At 50 mg/kg bw/day, lower body weight and body weight gain accompanied by lower food consumption (before and after correction for body weight) was recorded for females from Week 1 of the post-coitum period onwards. Over Days 17 to 20 of the post-coitum period, these females showed a slight weight loss (on average approximately 6%) along with a more pronounced decrease in food intake. These effects on body weight and food intake were considered to have occurred secondary to the hampered fetal development (none of the females at this dose delivered offspring). At 15 mg/kg bw/day, body weight and body weight gain of females was lower from the second week of the post-coitum period onwards, which was accompanied by a lower food consumption during the last week of lactation. These findings were not regarded to be adverse, given that they were reversible and of a generally mild degree, and were considered to be related to the lower litter size at this dose. Females at 15 and 50 mg/kg also displayed piloerection starting during the mating phase, which had resolved prior to or during the first week of the recovery period. Other parental changes that were considered to be treatment-related but non-adverse consisted of black or bluish discoloration of body parts/faeces, extramedullary haematopoiesis in the spleen with associated haematological changes, higher liver weight and clinical biochemistry changes, as described in more detail below. A non-adverse black or bluish discoloration of faeces, skin and/or eyes, and all examined organs was noted in all animals at 15 and 50 mg/kg bw/day, and remained present at the end of the recovery phase at 50 mg/kg bw/day. At 5 mg/kg bw/day, discoloration was confined to bluish discolouration of the liver in a few females. This discolouration most likely represented the test item/test item metabolite as the test item had a black appearance. These findings were considered as non-adverse based on the mild character and absence of any other test-item related change indicative of tissue/organ damage. A non-adverse slightly increased incidence and severity of extramedullary haematopoiesis was recorded in the spleen of males at 50 mg/kg bw/day. Severity was low (up to slight) and showed complete recovery. This finding was supported by changes in red blood cell parameters consisting of marginally lower red blood cell counts, and higher reticulocyte counts, red blood cell distribution width, mean corpuscular haemoglobin, and mean corpuscular haemoglobin concentration at the end of treatment. Recovery females at 50 mg/kg bw/day showed higher reticulocyte counts and red blood cell distribution width at the end of treatment, but red blood cell counts were unaffected and there were no morphological correlates. Except for higher reticulocyte counts, all these haematological. changes were of a minor degree. At the end of recovery, most of these parameters showed full recovery, except for mean corpuscular volume and mean corpuscular haemoglobin which were (still) higher in males at 50 mg/kg bw/day. Overall, given the generally slight severity of these findings these were not considered to represent an adverse effect on red blood cell turn over. Non-adverse changes in clinical biochemistry at the end of treatment at 50 mg/kg bw/day consisted of lower total protein in males and Recovery females, and higher sodium in Main and Recovery females. At the end of the recovery phase, total protein remained lower for Recovery group females. None of these changes had histopathological correlates, and given that these changes were generally slight they were not considered adverse.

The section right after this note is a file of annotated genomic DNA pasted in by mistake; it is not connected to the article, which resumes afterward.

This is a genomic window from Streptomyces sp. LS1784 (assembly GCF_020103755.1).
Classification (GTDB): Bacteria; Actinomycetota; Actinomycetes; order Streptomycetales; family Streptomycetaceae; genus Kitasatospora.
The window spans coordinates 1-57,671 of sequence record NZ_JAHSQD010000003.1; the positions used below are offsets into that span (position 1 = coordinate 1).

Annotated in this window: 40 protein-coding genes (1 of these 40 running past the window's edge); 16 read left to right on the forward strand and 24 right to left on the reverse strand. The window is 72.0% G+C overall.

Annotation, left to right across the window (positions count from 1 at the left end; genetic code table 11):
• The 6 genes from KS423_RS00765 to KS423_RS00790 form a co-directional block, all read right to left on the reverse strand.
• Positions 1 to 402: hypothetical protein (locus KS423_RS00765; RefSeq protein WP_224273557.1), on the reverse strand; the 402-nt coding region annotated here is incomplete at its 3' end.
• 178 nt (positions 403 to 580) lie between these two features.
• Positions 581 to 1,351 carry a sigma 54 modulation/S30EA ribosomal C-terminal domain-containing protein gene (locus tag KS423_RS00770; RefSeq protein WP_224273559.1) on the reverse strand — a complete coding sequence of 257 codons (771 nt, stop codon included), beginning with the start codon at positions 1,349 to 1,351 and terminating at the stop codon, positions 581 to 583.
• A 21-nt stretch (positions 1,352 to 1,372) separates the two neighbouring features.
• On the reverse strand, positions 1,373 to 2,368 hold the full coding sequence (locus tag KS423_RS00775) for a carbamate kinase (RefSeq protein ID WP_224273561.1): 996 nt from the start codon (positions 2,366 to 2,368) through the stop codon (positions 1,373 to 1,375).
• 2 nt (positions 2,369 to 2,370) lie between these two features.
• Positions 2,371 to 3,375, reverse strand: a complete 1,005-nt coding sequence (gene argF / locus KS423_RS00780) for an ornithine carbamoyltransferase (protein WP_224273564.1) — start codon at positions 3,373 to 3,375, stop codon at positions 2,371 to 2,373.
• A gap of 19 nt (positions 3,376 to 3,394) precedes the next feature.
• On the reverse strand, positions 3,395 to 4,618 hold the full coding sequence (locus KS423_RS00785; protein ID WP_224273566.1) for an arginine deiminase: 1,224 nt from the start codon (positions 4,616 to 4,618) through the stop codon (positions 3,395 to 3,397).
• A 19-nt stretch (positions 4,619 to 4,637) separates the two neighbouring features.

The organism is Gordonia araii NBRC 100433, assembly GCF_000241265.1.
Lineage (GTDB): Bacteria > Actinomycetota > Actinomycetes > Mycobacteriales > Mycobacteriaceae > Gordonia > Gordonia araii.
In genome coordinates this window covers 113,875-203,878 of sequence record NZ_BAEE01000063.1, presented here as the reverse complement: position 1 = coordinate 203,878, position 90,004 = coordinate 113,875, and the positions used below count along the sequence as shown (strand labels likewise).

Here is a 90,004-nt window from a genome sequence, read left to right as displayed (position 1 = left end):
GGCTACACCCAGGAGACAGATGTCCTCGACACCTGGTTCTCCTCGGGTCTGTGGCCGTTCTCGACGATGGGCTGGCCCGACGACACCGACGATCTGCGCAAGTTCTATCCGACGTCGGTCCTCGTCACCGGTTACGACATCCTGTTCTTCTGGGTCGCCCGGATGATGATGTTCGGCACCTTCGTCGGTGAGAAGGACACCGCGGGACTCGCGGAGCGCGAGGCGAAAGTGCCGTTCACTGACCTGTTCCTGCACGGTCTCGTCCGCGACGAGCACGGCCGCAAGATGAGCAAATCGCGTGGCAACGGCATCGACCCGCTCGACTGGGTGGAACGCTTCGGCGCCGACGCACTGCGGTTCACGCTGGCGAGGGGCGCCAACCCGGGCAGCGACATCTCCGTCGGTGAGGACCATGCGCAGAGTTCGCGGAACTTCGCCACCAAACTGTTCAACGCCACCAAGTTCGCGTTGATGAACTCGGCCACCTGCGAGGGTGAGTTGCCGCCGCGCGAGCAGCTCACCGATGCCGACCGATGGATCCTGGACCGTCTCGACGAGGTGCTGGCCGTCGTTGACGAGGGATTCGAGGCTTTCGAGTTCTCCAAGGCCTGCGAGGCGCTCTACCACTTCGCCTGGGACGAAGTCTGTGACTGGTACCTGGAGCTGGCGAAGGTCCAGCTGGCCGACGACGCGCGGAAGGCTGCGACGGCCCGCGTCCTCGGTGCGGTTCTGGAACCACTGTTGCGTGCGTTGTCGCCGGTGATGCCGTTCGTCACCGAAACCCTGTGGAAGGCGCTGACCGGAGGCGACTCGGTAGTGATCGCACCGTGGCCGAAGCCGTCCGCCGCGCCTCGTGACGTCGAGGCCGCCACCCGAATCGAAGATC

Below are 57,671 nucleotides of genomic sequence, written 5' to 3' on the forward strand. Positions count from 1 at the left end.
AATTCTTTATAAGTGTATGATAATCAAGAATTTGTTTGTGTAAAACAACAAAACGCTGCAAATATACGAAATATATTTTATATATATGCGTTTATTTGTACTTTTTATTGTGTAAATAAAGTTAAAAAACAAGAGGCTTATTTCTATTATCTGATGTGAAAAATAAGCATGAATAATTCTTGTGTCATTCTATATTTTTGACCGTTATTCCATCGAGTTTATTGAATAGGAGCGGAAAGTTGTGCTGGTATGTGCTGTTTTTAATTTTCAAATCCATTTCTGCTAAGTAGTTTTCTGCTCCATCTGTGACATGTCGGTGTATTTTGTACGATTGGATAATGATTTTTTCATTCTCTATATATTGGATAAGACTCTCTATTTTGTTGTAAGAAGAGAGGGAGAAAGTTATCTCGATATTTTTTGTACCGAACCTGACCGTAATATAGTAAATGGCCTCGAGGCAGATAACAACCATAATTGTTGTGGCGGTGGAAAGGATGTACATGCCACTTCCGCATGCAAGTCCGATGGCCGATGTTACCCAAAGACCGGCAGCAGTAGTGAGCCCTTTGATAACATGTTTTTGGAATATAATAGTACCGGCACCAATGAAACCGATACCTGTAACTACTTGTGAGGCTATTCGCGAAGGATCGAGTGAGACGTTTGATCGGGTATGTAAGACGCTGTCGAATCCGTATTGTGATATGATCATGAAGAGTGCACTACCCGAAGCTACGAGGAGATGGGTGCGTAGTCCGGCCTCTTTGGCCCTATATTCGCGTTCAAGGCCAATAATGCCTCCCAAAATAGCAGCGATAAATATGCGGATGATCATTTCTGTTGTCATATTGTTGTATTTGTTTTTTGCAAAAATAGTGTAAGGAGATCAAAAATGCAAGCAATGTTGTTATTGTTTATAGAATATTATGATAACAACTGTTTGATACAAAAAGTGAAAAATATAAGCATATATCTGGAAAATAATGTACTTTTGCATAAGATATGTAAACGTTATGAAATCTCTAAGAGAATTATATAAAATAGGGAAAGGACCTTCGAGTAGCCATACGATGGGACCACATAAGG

A non-adverse higher liver weight (relative to body weight) was noted in 15 and 50 mg/kg bw/day. Main males at the end of treatment (approximately 8 or 14% higher than controls, respectively). In absence of correlating microscopic or clinical pathology findings, and based on reversibility of this finding after the 15-day recovery period, this higher liver weight was not considered to be adverse. In conclusion, NOAEL of 5 mg/kg bw/day is derived based on mortality (Charles River Laboratories 2018).